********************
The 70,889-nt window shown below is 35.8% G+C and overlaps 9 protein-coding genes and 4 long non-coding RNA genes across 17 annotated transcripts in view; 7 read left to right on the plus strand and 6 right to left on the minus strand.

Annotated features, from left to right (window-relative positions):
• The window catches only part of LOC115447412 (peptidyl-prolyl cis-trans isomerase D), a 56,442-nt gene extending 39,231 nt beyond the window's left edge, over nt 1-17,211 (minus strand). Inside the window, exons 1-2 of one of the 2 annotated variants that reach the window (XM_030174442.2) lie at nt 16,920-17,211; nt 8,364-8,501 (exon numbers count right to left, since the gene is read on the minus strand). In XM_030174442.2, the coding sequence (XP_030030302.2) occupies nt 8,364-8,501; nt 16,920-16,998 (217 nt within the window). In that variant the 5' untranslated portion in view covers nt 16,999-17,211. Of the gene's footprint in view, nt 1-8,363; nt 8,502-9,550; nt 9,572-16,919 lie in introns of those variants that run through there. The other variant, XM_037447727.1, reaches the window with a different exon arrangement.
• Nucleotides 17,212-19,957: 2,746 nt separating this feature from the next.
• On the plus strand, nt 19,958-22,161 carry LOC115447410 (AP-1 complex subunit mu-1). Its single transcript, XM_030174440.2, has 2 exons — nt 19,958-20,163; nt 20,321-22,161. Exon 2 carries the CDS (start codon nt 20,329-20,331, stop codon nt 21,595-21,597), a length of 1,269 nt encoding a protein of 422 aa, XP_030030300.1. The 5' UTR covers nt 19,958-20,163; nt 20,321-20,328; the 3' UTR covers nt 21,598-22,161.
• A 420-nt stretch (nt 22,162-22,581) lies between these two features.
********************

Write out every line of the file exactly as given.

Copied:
The 70,889-nt window shown below is 35.8% G+C and overlaps 9 protein-coding genes and 4 long non-coding RNA genes across 17 annotated transcripts in view; 7 read left to right on the plus strand and 6 right to left on the minus strand.

Annotated features, from left to right (window-relative positions):
• The window catches only part of LOC115447412 (peptidyl-prolyl cis-trans isomerase D), a 56,442-nt gene extending 39,231 nt beyond the window's left edge, over nt 1-17,211 (minus strand). Inside the window, exons 1-2 of one of the 2 annotated variants that reach the window (XM_030174442.2) lie at nt 16,920-17,211; nt 8,364-8,501 (exon numbers count right to left, since the gene is read on the minus strand). In XM_030174442.2, the coding sequence (XP_030030302.2) occupies nt 8,364-8,501; nt 16,920-16,998 (217 nt within the window). In that variant the 5' untranslated portion in view covers nt 16,999-17,211. Of the gene's footprint in view, nt 1-8,363; nt 8,502-9,550; nt 9,572-16,919 lie in introns of those variants that run through there. The other variant, XM_037447727.1, reaches the window with a different exon arrangement.
• Nucleotides 17,212-19,957: 2,746 nt separating this feature from the next.
• On the plus strand, nt 19,958-22,161 carry LOC115447410 (AP-1 complex subunit mu-1). Its single transcript, XM_030174440.2, has 2 exons — nt 19,958-20,163; nt 20,321-22,161. Exon 2 carries the CDS (start codon nt 20,329-20,331, stop codon nt 21,595-21,597), a length of 1,269 nt encoding a protein of 422 aa, XP_030030300.1. The 5' UTR covers nt 19,958-20,163; nt 20,321-20,328; the 3' UTR covers nt 21,598-22,161.
• A 420-nt stretch (nt 22,162-22,581) lies between these two features.